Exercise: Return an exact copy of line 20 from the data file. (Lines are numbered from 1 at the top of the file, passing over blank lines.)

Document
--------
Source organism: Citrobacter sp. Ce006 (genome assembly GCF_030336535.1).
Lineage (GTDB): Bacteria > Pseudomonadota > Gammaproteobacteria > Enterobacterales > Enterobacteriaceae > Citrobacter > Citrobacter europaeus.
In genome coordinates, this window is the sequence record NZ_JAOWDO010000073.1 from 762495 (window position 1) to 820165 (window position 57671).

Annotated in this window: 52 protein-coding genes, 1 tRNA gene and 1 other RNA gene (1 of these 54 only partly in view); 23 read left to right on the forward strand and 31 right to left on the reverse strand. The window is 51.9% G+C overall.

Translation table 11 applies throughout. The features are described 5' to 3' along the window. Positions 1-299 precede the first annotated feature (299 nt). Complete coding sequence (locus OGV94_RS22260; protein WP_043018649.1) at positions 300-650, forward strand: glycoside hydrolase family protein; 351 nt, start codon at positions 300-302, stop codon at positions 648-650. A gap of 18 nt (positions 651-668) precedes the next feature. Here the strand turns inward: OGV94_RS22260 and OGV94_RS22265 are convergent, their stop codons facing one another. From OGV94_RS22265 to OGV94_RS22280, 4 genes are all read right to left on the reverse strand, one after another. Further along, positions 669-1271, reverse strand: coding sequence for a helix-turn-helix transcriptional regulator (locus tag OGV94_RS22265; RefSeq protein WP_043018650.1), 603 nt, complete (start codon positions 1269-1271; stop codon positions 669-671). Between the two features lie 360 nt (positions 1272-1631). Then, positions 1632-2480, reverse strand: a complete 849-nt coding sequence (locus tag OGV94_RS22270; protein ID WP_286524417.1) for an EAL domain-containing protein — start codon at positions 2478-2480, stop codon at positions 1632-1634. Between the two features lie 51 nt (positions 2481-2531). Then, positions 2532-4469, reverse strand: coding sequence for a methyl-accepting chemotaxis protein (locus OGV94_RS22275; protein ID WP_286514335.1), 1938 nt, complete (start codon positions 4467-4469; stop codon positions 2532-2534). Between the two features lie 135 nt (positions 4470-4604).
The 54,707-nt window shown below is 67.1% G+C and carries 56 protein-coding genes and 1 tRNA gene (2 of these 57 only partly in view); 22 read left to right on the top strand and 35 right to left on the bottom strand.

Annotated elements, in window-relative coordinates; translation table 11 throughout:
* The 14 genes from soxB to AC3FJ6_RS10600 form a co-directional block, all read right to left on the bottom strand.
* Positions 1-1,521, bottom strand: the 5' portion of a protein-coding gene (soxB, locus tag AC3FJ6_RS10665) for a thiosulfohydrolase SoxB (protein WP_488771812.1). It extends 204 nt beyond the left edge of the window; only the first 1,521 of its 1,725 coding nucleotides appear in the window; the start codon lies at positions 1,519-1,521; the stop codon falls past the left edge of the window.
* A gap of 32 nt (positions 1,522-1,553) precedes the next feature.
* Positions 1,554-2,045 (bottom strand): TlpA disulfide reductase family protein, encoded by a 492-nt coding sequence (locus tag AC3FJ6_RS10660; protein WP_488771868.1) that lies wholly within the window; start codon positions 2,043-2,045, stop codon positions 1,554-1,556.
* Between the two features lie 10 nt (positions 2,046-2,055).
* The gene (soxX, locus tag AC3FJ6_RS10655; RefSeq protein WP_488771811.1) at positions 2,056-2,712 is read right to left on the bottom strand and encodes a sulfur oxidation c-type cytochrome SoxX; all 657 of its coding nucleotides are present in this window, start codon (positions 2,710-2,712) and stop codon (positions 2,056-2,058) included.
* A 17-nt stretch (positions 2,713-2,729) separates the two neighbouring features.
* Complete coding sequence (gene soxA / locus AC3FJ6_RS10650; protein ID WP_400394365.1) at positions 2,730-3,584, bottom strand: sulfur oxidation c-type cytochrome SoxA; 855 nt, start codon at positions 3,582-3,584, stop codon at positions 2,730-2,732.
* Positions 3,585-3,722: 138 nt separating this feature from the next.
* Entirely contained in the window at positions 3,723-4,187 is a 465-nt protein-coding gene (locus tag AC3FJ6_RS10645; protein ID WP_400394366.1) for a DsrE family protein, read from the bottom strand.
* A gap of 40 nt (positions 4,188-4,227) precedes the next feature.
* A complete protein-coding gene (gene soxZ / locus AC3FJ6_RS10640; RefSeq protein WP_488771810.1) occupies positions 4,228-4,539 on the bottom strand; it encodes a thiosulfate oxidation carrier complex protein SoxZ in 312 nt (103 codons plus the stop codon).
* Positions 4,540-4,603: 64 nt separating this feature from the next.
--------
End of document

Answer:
* Positions 4,540-4,603: 64 nt separating this feature from the next.